FCC Aims To Speed Up 5G Network Deployment

Federal regulators are expected to vote on a plan that will speed up the next-generation 5G wireless networks throughout the United States by overriding local rules that could stall deployment, The Wall Street Journal recently reported. The Federal Communications Commission (FCC) is expected to approve the proposed plan at the end of September.
The plan is expected to enhance small cellular transmitter deployment. These backpack-sized devices figure to be a key factor in the 5G infrastructure. However, the placement of these devices could face local delays and high fees under current regulations.
Telecom companies have called the local rules burdensome and U.S. national security officials have raised concerns that China and other nations could be pulling ahead of the U.S. in the race to create 5G networks and applications.
FCC Commissioner Brandon Carr recently announced a 5G deployment plan that would limit local government fees to the actual costs of reviewing deployment applications. The plan would also give municipalities 60 days to approve or disapprove applications to attach small cells to current structures.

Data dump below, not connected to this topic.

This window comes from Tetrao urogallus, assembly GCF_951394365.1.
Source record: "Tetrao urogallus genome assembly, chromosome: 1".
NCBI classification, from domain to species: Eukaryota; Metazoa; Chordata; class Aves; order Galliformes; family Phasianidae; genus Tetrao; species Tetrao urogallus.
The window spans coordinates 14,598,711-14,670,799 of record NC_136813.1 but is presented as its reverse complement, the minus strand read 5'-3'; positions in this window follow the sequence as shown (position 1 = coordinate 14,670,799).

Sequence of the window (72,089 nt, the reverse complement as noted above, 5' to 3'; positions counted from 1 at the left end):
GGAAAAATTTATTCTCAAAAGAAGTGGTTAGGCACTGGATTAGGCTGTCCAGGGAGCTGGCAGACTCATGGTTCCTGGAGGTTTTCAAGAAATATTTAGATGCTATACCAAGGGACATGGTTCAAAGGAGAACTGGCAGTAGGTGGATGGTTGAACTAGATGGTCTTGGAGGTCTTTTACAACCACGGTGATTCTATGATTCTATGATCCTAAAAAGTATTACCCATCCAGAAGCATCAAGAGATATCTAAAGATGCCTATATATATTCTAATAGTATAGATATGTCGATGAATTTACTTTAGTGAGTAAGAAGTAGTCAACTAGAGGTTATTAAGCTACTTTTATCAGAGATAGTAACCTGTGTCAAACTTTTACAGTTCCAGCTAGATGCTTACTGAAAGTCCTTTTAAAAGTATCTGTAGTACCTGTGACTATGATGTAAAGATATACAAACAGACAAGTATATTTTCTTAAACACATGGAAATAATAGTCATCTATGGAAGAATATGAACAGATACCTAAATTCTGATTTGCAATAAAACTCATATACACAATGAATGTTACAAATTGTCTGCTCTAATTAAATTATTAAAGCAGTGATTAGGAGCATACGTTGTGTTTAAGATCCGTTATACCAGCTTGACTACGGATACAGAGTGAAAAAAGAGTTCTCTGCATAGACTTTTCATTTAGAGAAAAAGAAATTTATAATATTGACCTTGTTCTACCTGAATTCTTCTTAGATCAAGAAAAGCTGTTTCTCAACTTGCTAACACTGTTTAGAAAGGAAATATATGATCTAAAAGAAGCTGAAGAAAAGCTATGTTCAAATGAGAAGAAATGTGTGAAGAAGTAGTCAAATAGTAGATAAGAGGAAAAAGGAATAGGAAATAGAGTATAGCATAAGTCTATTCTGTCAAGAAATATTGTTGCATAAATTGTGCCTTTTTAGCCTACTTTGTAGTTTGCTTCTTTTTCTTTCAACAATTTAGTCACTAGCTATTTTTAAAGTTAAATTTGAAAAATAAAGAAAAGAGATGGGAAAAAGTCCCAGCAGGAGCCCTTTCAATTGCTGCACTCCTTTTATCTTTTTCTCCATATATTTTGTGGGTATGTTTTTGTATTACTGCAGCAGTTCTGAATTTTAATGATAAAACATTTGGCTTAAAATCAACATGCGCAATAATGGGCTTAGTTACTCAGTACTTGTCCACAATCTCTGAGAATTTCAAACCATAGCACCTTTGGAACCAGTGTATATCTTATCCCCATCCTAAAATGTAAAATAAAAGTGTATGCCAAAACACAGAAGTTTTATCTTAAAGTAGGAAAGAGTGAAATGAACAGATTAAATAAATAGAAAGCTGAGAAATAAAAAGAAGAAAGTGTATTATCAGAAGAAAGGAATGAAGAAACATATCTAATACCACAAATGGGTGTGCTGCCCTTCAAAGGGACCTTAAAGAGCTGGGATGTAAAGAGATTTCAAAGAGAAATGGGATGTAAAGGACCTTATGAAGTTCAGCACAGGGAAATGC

The FCC’s plan relies on a long-time federal law that prohibits municipal rules that prevent wireless service deployment. According to the FCC, its plan proposes just modest limitations on what it considers, “outlier conduct.”
Commissioner Carr forecasted the FCC’s decision would save about $2 billion in “red tape” and stimulate $2.5 billion in additional investments. Meanwhile, FCC officials believe their efforts will lead to more deployment in the rural and lower income communities that some are concerned faster next-generation networks will leave behind.
The FCC selected Indianapolis to announce its proposed plan because of the state’s recent attempt to streamline the local rules that were impacting 5G deployment.
“Forward-looking policies can bring next-gen networks to the people that might otherwise miss out on the opportunity broadband enables,” Commissioner Carr said during his announcement.
“You proved that here in Indiana. Using your ideas to reform our approach at the FCC will connect more communities across the country, and it will help America win the global race to 5G.”
The FCC’s proposal will not come without controversy, however. A lot of local officials have expressed concern they could lose a valuable revenue source and also be forced to give up control, according to The Wall Street Journal.
Local groups such as the National League of Cities and the U.S. Conference of Mayors have asked FCC officials not to restrict them too tightly.

“When local governments authorize private use of public property, they have a right and a duty to residents to charge a sufficient rent for for-profit use of public assets,” a coalition of local government groups said in a regulatory filing after a recent meeting with Carr.

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